April 19, 2024

“The Hopeful”

Justin Kim

In April of this year, Hope Studios, the cinematic branch of Hope Channel International, will release their next film, “The Hopeful.” It starts with the call of William Miller after his experiences in studying the books of Daniel and Revelation. Through his encounters with Joshua V. Himes, Miller’s preaching and messages swell to become the Millerite movement. The film treats well the Millerite experience of the Great Disappointment. The focus then shifts to two of its followers, James and Ellen White, and their subsequent leadership.

The film clocks in at approximately 90 minutes and is an abridgment of the 150-minute “Tell the World” film from 2016. There are some notable differences, however. “The Hopeful” is prefaced with J. N. Andrews and his two children on their missionary voyage to Switzerland and epilogues with their arrival. Intermittently the children ask questions to their father, whose answers set up different flashbacks of Adventist pioneer history. The film also incorporates songs by two-time Grammy Award-winning singer/songwriter Jonas Myrin.

Because the film is reduced, there may be some points of confusion. Whereas Hiram Edson’s answer of the heavenly sanctuary is depicted in “Tell the World,” the Great Disappointment doesn’t seem to be resolved in “The Hopeful.” Further, William Miller and Joshua V. Himes simply disappear halfway through the narrative. Moreover, one scene, in particular, was cut awkwardly, resulting in inconsistent eyelines.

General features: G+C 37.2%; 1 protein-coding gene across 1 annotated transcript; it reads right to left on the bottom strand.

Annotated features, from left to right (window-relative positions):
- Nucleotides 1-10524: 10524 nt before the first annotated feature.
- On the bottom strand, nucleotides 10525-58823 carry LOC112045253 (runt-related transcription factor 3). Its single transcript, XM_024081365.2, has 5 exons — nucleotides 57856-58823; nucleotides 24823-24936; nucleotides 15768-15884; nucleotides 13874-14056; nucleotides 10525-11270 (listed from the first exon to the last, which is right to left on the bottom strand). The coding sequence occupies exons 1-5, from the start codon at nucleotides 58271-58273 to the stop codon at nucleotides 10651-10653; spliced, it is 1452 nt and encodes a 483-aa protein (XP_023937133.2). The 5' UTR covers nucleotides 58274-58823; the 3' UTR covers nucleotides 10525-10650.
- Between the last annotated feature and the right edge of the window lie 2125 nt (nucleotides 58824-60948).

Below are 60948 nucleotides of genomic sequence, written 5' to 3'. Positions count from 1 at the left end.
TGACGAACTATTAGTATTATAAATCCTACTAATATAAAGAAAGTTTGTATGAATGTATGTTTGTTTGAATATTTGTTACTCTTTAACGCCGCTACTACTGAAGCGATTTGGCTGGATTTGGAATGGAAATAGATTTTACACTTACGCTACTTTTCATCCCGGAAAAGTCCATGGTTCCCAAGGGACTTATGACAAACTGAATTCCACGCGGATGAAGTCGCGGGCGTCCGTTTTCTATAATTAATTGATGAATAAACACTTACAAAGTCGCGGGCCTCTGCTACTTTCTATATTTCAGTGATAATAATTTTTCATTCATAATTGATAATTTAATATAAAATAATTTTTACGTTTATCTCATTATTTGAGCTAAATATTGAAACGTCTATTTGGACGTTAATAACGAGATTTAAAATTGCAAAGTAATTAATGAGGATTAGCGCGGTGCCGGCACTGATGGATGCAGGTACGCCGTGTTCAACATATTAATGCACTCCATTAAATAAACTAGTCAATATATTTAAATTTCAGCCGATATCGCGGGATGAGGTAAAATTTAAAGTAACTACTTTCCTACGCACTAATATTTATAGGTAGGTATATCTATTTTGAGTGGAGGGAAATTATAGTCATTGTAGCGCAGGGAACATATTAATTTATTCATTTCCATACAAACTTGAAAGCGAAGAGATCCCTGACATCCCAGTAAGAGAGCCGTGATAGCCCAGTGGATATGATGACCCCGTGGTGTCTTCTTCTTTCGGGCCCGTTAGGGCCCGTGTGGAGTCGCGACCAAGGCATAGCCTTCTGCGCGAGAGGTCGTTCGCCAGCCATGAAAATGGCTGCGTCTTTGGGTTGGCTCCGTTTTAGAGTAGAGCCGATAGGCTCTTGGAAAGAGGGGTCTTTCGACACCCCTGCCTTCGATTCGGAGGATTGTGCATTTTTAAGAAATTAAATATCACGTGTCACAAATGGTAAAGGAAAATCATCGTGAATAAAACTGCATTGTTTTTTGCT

Despite these minor observations, the film overall is one of high cinematic quality that captures the disillusionment, but also the spiritual passion, of those New England young adults. The narrative captures the difficulty, improbability, yet success of a small community becoming the global movement of Seventh-day Adventists. There are spurts of humorous dialogue; the main actors are convincing; and the visuals are simply striking. Overall, this film explains well the historical and theological foundations of the Adventist Church, including the inception of the denomination’s name and its beliefs.

While seasoned Adventists may not gain new insights, other audiences may be inspired by our origins. Furthermore, it is a grand opportunity to invite any friend of the Adventist movement. On April 17 and 18 in select theaters across the country, many will learn of Jesus, the Lord of the Sabbath who created all in the beginning, and the Lord of the Advent who will return at the end.